Originally Posted by spittinfire
I understand that. I should have been more clear. How does rate of twist affect accuracy with various bullet weights?
All bullets have a natural center of axis, yes? In order to get the bullet spinning on that axis it is necessary to propel them in a controlled way, in the barrel, so that they don't wobble or go end over end.
A light bullet, spun too fast, can over rotate and come part. A heavier bullet not spun fast enough to generate rotation on it's own axis will result in the wobbling effect.
The ideal medium is to find at what twist rate, and for how long in the barrel, will it take for a bullet to achieve it's optimum rotational ability without spinning it apart.
I imagine there are physics and other factors involved, but essentially you are trying to achieve the optimal spin in the barrel that will keep the round spinning on it's own axis to achieve maximum accuracy.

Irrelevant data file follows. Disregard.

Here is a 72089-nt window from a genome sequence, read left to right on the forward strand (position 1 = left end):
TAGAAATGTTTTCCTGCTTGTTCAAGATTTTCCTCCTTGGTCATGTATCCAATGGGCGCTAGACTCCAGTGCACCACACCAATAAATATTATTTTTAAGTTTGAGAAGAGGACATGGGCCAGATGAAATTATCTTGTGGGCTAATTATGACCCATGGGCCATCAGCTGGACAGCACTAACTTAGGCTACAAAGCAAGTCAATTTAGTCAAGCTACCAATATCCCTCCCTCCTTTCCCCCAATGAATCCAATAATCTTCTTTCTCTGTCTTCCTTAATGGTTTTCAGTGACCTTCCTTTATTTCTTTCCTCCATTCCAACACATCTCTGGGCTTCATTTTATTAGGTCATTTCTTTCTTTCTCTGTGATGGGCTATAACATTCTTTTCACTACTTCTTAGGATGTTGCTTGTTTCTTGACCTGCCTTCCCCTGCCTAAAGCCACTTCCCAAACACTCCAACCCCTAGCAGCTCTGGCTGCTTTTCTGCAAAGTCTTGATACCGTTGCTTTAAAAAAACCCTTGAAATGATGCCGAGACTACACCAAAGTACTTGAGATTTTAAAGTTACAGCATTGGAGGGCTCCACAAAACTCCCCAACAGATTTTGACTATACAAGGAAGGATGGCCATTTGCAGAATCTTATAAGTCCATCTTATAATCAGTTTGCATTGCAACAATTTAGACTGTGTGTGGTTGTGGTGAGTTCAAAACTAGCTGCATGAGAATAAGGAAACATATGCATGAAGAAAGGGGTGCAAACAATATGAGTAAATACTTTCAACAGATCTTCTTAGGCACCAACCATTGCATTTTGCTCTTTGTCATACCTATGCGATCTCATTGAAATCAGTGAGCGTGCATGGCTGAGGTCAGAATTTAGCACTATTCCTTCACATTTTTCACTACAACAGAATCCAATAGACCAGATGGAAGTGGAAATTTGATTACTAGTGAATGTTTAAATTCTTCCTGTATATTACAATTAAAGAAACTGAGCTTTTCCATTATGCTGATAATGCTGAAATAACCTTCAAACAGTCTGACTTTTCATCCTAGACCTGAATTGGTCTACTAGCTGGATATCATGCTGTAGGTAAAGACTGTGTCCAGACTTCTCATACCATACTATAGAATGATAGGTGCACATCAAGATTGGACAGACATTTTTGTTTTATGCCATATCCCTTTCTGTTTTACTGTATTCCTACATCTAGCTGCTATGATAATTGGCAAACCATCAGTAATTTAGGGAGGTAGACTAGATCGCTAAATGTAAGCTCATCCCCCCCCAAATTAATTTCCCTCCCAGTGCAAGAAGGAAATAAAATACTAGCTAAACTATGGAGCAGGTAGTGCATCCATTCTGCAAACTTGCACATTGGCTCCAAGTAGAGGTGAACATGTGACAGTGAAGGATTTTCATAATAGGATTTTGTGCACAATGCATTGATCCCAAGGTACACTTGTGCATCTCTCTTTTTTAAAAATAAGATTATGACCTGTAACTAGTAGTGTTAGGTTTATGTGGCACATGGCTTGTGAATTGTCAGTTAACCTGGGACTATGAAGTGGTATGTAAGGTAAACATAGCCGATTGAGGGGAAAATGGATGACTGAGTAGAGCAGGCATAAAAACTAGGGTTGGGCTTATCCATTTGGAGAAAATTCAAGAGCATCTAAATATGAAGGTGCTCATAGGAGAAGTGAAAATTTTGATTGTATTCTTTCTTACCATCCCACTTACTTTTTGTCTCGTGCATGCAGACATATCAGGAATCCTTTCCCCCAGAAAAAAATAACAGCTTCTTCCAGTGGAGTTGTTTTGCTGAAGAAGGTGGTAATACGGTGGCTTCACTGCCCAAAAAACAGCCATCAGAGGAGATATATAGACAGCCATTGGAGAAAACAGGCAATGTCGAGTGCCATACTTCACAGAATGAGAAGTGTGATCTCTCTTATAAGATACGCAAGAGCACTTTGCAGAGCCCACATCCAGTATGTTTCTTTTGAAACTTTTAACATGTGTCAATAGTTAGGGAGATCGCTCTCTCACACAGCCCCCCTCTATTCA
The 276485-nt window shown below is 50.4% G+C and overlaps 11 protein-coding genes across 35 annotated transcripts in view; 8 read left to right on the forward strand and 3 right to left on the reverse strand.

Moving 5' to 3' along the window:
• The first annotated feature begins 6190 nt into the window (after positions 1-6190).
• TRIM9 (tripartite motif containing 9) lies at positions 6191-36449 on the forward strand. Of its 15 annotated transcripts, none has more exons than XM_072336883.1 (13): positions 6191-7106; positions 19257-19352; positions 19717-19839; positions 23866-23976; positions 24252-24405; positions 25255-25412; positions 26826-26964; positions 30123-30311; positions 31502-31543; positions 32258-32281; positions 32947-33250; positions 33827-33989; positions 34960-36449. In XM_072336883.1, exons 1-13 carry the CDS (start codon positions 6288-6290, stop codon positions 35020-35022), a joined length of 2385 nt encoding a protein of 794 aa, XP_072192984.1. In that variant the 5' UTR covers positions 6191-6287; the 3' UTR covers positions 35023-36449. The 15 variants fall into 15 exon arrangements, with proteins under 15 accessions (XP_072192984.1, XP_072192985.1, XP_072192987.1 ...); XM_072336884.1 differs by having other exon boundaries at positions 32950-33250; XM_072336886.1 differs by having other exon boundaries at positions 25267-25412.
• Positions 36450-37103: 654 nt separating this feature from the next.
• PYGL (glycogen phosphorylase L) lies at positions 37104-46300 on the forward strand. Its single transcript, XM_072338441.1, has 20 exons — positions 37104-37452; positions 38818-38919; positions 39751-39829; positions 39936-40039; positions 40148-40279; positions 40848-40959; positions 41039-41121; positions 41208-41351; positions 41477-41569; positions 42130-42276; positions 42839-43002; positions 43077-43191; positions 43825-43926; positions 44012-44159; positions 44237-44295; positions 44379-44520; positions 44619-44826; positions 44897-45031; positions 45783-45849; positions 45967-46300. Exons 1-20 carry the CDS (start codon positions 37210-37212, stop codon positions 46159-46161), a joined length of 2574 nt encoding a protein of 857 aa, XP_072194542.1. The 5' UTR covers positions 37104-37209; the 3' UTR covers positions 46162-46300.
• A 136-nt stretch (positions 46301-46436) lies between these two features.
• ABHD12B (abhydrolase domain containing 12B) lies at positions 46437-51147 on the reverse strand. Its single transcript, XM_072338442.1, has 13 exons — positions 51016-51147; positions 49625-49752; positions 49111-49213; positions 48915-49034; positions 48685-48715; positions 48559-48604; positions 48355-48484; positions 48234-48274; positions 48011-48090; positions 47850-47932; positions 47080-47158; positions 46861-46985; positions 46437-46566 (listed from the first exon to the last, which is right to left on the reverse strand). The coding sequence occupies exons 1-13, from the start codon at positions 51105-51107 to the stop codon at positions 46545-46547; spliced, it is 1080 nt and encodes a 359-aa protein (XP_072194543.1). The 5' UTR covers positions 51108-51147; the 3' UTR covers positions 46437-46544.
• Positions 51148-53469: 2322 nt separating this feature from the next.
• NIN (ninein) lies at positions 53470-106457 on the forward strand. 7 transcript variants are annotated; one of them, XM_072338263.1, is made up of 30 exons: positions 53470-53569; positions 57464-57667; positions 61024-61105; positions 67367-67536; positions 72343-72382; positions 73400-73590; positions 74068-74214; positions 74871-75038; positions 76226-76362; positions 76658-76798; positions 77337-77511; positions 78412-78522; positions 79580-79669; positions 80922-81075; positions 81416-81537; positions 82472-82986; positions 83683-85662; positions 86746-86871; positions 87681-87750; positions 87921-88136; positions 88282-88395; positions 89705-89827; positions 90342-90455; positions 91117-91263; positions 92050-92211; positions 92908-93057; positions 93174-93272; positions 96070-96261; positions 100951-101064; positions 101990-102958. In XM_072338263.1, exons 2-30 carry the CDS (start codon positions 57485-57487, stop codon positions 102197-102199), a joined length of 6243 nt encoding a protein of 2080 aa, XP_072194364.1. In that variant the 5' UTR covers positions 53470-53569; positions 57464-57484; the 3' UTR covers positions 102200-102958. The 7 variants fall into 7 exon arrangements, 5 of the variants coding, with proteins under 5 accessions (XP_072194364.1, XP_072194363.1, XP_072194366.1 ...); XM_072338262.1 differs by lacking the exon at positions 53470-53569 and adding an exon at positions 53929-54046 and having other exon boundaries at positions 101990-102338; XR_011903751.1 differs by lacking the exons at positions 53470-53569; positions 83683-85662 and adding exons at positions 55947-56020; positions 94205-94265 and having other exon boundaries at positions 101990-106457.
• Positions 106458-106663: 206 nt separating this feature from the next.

This is where "Spin Drift" comes in. Some bullets that are spun correctly, like a .308 round at 500 yards, will have a negative effect from that same speed of rotation the longer it is in flight. At 1,000 yards or further a .308 round will experience Spin Drift where the round itself is generating enough motion to negatively affect it's accuracy.
Once again, it's all a balancing act. Spin it too fast, you lose accuracy, don't spin it enough, you lose accuracy, spin it correct at one distance and lose accuracy at a much further distance.
That is why long range shooting is one of the hardest things to do. There are so many variables that it's mind boggling.